Thursday, 5 September 2013

What's Cro up to now?




Up at the barn, there's one particular beam that is being slowly (actually, quite quickly) eaten away by insects. It's right up under the roof, so not easy, for the moment, to reach. 

The simple solution seemed to be these insecticide smoke bomb things. Light blue touch paper and retire!



Underneath the ring-pull lid was a wick and lots of surrounding loose white powder. I followed the instructions, and lit up.

The can instantly bellowed smoke; there was only just enough time for me to descend the ladder, take a professional photo, and run hot-foot for the door.

Will it work; I have no idea. I lit the beast directly below the infested beam, and seeing that smoke gets into every tiny crevice, I'm hoping for great things. The proof will be (in a few days time) if there's any more fine 'sawdust' on the ground beneath the offending beam; I'm crossing my fingers that there won't be. If the little buggers were all holding their breaths, I shan't be pleased.

The tin advises that I don't venture back before 6 hours have passed..... I think I might give it a bit more!


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16 comments:

  1. I bought some of these for the hen houses
    And even the red mite survived
    Dirty little buggers!

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    Replies
    1. Sounds like waste of time and money then!

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  2. I was just wondering what Cro was up to now, when this compelling evidence of the use of chemical weapons pops up. Expect an arial visit from the U.S. Military.

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  3. We use Phostoxin here. Our biggest problem here are rats, termites, wood boring beetles and cockroaches. A dose of Phostoxin does for them all but...

    I have condensed the quite lengthy hazmat sheet for you;

    "Phostoxin is a commercially available chemical for use by trained and licenced professionals for gassing bulk stocks of grain and such like. Releasing a canful into something as voluminous as a warehouse will kill anything crawling, walking or flying and requires a period of 36 hours to pass before personnel in Self Contained Breathing Apparatus can enter with specialist detection equipment in order to determine that the lethal gas produced has deteriorated to safe levels and consumers can no longer get a whiff of it on their cornflakes."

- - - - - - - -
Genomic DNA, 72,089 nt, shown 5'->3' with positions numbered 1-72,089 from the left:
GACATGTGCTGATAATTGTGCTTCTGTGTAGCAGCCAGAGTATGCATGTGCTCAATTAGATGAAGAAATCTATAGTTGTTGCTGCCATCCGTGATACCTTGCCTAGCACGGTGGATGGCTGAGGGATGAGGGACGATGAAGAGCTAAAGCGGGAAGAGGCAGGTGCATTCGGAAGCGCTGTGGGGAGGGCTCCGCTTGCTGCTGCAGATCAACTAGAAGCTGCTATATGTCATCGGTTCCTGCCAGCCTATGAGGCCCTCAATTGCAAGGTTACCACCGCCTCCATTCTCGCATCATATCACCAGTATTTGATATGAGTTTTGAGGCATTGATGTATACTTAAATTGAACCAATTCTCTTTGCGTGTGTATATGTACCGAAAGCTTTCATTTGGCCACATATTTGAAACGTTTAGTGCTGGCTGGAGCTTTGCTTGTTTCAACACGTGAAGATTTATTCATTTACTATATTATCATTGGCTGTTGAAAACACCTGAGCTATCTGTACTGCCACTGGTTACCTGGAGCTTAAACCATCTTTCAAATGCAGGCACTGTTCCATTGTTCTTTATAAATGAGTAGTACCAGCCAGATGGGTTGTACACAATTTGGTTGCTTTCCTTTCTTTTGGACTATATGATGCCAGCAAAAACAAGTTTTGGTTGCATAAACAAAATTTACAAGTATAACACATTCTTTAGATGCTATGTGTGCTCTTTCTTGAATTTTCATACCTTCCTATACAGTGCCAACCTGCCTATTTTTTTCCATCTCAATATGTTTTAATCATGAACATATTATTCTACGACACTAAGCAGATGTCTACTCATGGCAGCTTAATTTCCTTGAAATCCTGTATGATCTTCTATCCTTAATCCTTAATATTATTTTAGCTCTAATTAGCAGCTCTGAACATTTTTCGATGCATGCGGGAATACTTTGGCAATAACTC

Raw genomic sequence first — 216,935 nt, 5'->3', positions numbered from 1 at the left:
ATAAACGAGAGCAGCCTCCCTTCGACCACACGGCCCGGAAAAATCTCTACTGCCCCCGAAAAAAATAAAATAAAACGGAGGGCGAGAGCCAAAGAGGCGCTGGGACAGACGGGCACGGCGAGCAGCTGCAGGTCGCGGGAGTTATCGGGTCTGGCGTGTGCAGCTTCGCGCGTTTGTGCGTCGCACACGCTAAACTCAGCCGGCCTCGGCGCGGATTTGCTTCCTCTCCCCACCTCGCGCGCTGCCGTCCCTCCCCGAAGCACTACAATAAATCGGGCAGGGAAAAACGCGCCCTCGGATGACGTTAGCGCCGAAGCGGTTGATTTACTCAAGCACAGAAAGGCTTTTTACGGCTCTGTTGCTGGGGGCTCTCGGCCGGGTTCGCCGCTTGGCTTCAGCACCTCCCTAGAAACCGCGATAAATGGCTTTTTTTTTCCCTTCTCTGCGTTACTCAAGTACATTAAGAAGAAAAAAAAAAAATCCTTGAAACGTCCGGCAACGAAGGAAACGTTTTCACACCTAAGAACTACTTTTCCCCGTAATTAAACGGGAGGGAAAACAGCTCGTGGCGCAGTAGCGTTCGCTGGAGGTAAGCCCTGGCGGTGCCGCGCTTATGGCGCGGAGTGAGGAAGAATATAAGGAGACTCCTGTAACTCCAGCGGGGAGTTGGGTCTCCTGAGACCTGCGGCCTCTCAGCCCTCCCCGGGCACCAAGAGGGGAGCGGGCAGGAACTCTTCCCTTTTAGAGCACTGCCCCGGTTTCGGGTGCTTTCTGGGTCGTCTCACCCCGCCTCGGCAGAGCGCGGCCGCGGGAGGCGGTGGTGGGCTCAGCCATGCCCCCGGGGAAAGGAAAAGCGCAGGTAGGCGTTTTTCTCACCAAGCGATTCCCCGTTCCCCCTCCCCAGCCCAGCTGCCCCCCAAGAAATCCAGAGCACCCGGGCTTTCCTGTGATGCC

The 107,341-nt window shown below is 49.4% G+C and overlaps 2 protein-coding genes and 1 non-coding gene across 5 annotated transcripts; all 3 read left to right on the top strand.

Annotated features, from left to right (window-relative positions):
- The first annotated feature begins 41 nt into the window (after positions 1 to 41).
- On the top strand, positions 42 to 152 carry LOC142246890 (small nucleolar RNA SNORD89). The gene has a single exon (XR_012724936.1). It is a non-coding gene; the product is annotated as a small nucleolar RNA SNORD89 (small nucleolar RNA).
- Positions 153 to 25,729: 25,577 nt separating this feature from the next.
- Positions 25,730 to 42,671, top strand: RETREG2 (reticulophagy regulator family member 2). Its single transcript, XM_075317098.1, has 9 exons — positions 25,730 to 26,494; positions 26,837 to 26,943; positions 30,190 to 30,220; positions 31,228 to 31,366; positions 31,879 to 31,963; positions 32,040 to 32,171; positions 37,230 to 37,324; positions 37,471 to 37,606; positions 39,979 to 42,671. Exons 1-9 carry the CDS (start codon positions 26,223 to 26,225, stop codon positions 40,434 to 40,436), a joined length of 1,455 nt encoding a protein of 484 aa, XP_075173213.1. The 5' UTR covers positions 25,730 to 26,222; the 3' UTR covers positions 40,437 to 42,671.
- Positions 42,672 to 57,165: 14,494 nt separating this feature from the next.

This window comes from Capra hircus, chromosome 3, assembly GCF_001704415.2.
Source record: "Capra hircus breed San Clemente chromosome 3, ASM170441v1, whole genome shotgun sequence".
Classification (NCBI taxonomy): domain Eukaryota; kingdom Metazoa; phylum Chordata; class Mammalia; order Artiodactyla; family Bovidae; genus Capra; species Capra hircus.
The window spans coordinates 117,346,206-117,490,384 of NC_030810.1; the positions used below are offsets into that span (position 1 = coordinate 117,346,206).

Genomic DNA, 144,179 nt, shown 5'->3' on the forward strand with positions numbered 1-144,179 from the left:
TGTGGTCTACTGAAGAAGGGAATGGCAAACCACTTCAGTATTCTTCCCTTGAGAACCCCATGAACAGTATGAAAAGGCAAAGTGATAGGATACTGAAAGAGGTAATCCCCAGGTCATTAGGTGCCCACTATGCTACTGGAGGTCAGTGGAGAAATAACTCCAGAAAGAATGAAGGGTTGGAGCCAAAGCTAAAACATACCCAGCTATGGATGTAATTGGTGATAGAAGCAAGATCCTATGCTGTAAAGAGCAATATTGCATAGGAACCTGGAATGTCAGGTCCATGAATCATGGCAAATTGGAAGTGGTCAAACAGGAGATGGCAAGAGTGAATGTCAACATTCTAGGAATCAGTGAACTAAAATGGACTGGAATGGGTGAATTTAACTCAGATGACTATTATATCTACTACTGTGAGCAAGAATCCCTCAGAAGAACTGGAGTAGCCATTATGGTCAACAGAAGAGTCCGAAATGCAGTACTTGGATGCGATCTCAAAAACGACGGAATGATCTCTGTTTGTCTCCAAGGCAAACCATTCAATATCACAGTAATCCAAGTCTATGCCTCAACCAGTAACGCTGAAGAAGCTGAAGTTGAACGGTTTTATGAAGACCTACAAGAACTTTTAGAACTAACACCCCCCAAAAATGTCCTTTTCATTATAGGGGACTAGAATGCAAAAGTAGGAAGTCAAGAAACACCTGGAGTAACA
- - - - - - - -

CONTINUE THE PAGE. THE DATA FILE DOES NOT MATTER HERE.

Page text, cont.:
We do not have SCBA or testing eqpt so we just hold our breath when we open the can, toss the pellets in and close the door.

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    Replies
    1. The stuff above contains 'Permethrine'. I've not heard of this before, and have to rely on their honesty. I just hope that it kills the bugs I don't want.

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    2. Permithrine based insecticides are what we use to spray inside walls of residences with to control mosquioes. It is a very effective contact insecticide; the bugs land on the walls and die.

      If the smoke bomb does not work, try to find one of those back pack pressure sprays with the long spray lances orchard owners use to spray their trees and give the beams a good soaking. There'll be a good Bayer product out there which you mix with water specifically designed to deal with wood boring insects.

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  4. I would advise that you get someone in to spray all of the timbers with a property brand of wood preservative.

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    Replies
    1. We shall treat all the wood as we can get to it. The high-up bits are still out of reach. When we do the floor I'll be able to give it all a good dose (and replace where necessary).

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  5. Chemicals make me nervous, but bugs, especially termites eating my house, scare me more. I hope it works for you, Cro.

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  6. Bugs...ick. I don't leg chemicals but I don't like bugs more. Good luck Cro.

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  7. Getting quite adventurous I would call it Cro.

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  8. Menagerie Manor was built in 1916, we constantly spray for termites. Sometimes I think it is just a big lunch box for bugs.

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  9. HA! Nice of you to hold your breath long enough to snap a picture for your blog. Let's hope the buggers don't hold theirs, too.

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  10. HA! Nice of you to hold your breath long enough to snap a picture for your blog. Let's hope the buggers don't hold theirs, too.

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  11. Coming from a place where termites are a constant and dangerous pest this post fills me with horror. That looks like a supporting beam to me and it is rapidly being weakened by those rotten little beasties!You really need to find out what they are so you can tackle them properly or you won't succeed and your roof won't too high up to reach if it all comes tumbling down !!!

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